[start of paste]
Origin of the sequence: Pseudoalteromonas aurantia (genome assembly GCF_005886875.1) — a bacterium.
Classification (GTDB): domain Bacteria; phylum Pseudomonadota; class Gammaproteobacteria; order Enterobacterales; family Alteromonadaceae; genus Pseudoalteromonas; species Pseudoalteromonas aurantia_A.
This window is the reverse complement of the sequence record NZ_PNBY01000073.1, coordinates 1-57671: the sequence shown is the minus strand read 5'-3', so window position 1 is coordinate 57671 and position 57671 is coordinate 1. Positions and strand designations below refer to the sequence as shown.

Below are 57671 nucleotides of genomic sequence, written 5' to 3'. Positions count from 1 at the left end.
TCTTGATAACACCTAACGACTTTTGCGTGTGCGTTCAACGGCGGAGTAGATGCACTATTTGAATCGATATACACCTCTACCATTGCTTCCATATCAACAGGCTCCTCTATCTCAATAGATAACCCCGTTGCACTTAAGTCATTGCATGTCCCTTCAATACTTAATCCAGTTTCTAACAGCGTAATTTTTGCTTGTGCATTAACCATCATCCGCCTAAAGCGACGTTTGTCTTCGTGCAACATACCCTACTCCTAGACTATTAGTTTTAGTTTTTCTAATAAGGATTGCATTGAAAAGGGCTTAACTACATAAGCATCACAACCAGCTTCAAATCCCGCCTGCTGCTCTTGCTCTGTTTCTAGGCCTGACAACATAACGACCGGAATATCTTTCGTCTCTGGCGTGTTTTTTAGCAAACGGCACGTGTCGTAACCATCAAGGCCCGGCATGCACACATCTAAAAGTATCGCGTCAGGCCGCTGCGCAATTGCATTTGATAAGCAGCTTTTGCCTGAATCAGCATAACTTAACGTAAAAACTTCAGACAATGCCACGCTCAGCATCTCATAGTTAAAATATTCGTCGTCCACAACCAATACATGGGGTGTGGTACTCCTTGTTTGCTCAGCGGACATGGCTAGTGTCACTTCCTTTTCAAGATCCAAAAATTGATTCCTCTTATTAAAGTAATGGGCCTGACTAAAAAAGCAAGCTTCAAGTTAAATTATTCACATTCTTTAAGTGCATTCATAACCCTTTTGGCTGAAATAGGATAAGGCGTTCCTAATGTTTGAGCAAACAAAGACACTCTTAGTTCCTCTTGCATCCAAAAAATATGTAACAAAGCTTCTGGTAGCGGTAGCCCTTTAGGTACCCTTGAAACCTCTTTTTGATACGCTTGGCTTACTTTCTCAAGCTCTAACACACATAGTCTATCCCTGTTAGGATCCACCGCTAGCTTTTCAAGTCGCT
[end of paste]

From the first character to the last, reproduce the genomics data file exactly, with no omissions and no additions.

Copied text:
Origin of the sequence: Pseudoalteromonas aurantia (genome assembly GCF_005886875.1) — a bacterium.
Classification (GTDB): domain Bacteria; phylum Pseudomonadota; class Gammaproteobacteria; order Enterobacterales; family Alteromonadaceae; genus Pseudoalteromonas; species Pseudoalteromonas aurantia_A.
This window is the reverse complement of the sequence record NZ_PNBY01000073.1, coordinates 1-57671: the sequence shown is the minus strand read 5'-3', so window position 1 is coordinate 57671 and position 57671 is coordinate 1. Positions and strand designations below refer to the sequence as shown.

Below are 57671 nucleotides of genomic sequence, written 5' to 3'. Positions count from 1 at the left end.
TCTTGATAACACCTAACGACTTTTGCGTGTGCGTTCAACGGCGGAGTAGATGCACTATTTGAATCGATATACACCTCTACCATTGCTTCCATATCAACAGGCTCCTCTATCTCAATAGATAACCCCGTTGCACTTAAGTCATTGCATGTCCCTTCAATACTTAATCCAGTTTCTAACAGCGTAATTTTTGCTTGTGCATTAACCATCATCCGCCTAAAGCGACGTTTGTCTTCGTGCAACATACCCTACTCCTAGACTATTAGTTTTAGTTTTTCTAATAAGGATTGCATTGAAAAGGGCTTAACTACATAAGCATCACAACCAGCTTCAAATCCCGCCTGCTGCTCTTGCTCTGTTTCTAGGCCTGACAACATAACGACCGGAATATCTTTCGTCTCTGGCGTGTTTTTTAGCAAACGGCACGTGTCGTAACCATCAAGGCCCGGCATGCACACATCTAAAAGTATCGCGTCAGGCCGCTGCGCAATTGCATTTGATAAGCAGCTTTTGCCTGAATCAGCATAACTTAACGTAAAAACTTCAGACAATGCCACGCTCAGCATCTCATAGTTAAAATATTCGTCGTCCACAACCAATACATGGGGTGTGGTACTCCTTGTTTGCTCAGCGGACATGGCTAGTGTCACTTCCTTTTCAAGATCCAAAAATTGATTCCTCTTATTAAAGTAATGGGCCTGACTAAAAAAGCAAGCTTCAAGTTAAATTATTCACATTCTTTAAGTGCATTCATAACCCTTTTGGCTGAAATAGGATAAGGCGTTCCTAATGTTTGAGCAAACAAAGACACTCTTAGTTCCTCTTGCATCCAAAAAATATGTAACAAAGCTTCTGGTAGCGGTAGCCCTTTAGGTACCCTTGAAACCTCTTTTTGATACGCTTGGCTTACTTTCTCAAGCTCTAACACACATAGTCTATCCCTGTTAGGATCCACCGCTAGCTTTTCAAGTCGCT